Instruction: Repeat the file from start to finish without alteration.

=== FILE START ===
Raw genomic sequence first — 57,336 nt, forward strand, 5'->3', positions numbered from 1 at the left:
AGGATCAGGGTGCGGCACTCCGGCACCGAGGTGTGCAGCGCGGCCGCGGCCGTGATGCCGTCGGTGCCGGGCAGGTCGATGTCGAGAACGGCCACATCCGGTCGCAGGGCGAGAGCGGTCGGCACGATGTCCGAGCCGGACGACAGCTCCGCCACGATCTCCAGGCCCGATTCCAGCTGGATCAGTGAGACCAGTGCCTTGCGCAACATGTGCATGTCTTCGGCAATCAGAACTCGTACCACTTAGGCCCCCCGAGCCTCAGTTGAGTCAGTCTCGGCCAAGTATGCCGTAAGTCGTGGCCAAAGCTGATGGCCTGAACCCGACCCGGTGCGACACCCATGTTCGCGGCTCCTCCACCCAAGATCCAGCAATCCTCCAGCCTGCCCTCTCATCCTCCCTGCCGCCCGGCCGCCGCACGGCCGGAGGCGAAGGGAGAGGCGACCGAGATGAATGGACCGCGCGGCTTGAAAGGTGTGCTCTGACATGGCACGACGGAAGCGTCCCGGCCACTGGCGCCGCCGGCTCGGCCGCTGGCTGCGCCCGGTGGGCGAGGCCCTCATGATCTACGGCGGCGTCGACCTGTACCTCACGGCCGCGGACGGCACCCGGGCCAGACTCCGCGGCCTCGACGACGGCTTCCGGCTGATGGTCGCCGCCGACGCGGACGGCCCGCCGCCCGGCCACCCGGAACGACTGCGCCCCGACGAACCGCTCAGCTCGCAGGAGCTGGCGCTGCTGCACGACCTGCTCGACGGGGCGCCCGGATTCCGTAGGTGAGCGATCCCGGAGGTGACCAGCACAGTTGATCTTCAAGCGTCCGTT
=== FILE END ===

Raw genomic sequence first — 57,336 nt, forward strand, 5'->3', positions numbered from 1 at the left:
AGGATCAGGGTGCGGCACTCCGGCACCGAGGTGTGCAGCGCGGCCGCGGCCGTGATGCCGTCGGTGCCGGGCAGGTCGATGTCGAGAACGGCCACATCCGGTCGCAGGGCGAGAGCGGTCGGCACGATGTCCGAGCCGGACGACAGCTCCGCCACGATCTCCAGGCCCGATTCCAGCTGGATCAGTGAGACCAGTGCCTTGCGCAACATGTGCATGTCTTCGGCAATCAGAACTCGTACCACTTAGGCCCCCCGAGCCTCAGTTGAGTCAGTCTCGGCCAAGTATGCCGTAAGTCGTGGCCAAAGCTGATGGCCTGAACCCGACCCGGTGCGACACCCATGTTCGCGGCTCCTCCACCCAAGATCCAGCAATCCTCCAGCCTGCCCTCTCATCCTCCCTGCCGCCCGGCCGCCGCACGGCCGGAGGCGAAGGGAGAGGCGACCGAGATGAATGGACCGCGCGGCTTGAAAGGTGTGCTCTGACATGGCACGACGGAAGCGTCCCGGCCACTGGCGCCGCCGGCTCGGCCGCTGGCTGCGCCCGGTGGGCGAGGCCCTCATGATCTACGGCGGCGTCGACCTGTACCTCACGGCCGCGGACGGCACCCGGGCCAGACTCCGCGGCCTCGACGACGGCTTCCGGCTGATGGTCGCCGCCGACGCGGACGGCCCGCCGCCCGGCCACCCGGAACGACTGCGCCCCGACGAACCGCTCAGCTCGCAGGAGCTGGCGCTGCTGCACGACCTGCTCGACGGGGCGCCCGGATTCCGTAGGTGAGCGATCCCGGAGGTGACCAGCACAGTTGATCTTCAAGCGTCCGTT